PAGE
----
Arrow-Dynamic Rainbow Mini quilt pieced and quilted by Anita LaHay of Daydreams of Quilts.

I had fun quilting this one with swirls in the middle and sun rays on the edges.

A closer look. This is only my second time quilting swirls so I'm still working on the travelling bit. ;) Love those dinos from Lizzy House! I used a black fabric from Zen Chic's "Comma" line for the binding.


In the original quilt in the book the blocks are scrappier and made with fabrics of the same colour and value and I like that look too. It only takes four of these blocks to make a good sized quilt using the directions in the book and I definitely want to use up some of my overflowing scraps to do that.



Quilts for Scrap Lovers

Click the book photo to order from C&T Publishing.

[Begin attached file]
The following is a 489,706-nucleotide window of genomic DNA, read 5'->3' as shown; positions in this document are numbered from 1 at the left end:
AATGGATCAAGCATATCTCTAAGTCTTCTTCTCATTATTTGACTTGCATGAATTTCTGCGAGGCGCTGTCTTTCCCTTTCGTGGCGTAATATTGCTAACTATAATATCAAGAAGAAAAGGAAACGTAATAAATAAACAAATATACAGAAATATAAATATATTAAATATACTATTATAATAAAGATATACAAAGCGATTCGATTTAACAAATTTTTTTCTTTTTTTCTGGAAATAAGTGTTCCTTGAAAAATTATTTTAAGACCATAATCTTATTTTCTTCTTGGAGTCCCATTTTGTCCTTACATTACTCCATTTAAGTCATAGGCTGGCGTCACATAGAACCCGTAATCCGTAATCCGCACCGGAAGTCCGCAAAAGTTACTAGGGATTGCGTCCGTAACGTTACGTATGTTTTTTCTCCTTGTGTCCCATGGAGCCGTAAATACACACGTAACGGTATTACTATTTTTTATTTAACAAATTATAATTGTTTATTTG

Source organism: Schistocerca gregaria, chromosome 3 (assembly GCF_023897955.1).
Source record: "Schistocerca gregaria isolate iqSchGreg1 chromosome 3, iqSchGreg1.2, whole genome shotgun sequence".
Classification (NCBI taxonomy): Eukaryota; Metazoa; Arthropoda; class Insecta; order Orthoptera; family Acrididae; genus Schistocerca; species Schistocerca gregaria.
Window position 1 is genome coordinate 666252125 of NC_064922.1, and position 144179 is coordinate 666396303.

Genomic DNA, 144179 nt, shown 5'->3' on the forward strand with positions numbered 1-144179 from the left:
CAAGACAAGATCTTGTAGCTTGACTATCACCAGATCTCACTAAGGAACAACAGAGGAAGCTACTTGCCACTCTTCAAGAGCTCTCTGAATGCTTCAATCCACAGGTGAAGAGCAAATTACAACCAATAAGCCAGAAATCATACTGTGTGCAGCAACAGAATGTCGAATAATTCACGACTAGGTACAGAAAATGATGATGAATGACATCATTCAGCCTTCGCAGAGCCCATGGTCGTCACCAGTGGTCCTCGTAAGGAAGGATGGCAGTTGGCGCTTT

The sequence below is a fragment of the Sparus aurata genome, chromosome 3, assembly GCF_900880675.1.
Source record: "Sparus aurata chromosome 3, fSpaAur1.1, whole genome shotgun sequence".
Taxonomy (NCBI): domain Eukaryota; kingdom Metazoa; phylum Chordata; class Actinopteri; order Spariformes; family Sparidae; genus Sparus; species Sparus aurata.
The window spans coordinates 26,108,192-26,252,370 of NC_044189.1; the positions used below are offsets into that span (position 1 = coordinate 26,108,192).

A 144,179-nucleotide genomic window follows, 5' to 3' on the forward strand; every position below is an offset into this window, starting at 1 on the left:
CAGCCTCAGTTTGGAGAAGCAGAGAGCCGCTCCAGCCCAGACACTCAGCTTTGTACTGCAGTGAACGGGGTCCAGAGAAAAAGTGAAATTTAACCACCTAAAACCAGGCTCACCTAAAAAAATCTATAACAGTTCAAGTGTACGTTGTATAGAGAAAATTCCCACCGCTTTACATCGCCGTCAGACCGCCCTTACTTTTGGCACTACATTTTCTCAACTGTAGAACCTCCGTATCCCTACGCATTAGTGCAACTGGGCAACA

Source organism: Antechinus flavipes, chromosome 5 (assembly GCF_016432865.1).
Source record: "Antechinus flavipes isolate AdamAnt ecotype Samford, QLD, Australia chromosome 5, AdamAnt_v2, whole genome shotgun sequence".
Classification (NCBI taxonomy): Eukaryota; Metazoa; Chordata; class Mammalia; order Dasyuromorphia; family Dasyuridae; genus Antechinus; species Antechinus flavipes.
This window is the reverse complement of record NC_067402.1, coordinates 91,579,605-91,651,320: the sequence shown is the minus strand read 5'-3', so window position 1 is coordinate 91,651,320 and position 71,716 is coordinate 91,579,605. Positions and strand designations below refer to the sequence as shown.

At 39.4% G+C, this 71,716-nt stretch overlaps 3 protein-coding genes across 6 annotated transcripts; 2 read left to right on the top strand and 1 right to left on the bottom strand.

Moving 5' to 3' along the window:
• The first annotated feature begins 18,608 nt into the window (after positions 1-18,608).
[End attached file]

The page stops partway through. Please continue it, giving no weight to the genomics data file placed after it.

I have seen scrap quilt books before that suggest cutting all your scraps into certain sizes and honestly I just couldn't see myself standing at my cutting table and doing that. Judy's approach makes much more sense to me. She says , "You shouldn’t have to look for a pattern to match your pieces. Rather, you should be attracted by the pattern and then cut the pieces you will need." Yes! This is much more in line with how I like to work.

In addition to loving the Arrow-Dynamic quilt I also love the cover quilt (above) called "Sunshine and Shadows." There are sixteen projects in the book and they are all great quilts. I really love the "Snap Cracker Pop" quilt too (and not just because it has an awesome name!)

If you have scraps (and who among us doesn't?!) and you're looking for a scrap quilt book that makes sense and has fun patterns then click here to get your copy and start making fantastic quilts and using up your scraps at the same time.


Arrow-Dynamic rainbow mini quilt made by Daydreams of Quilts.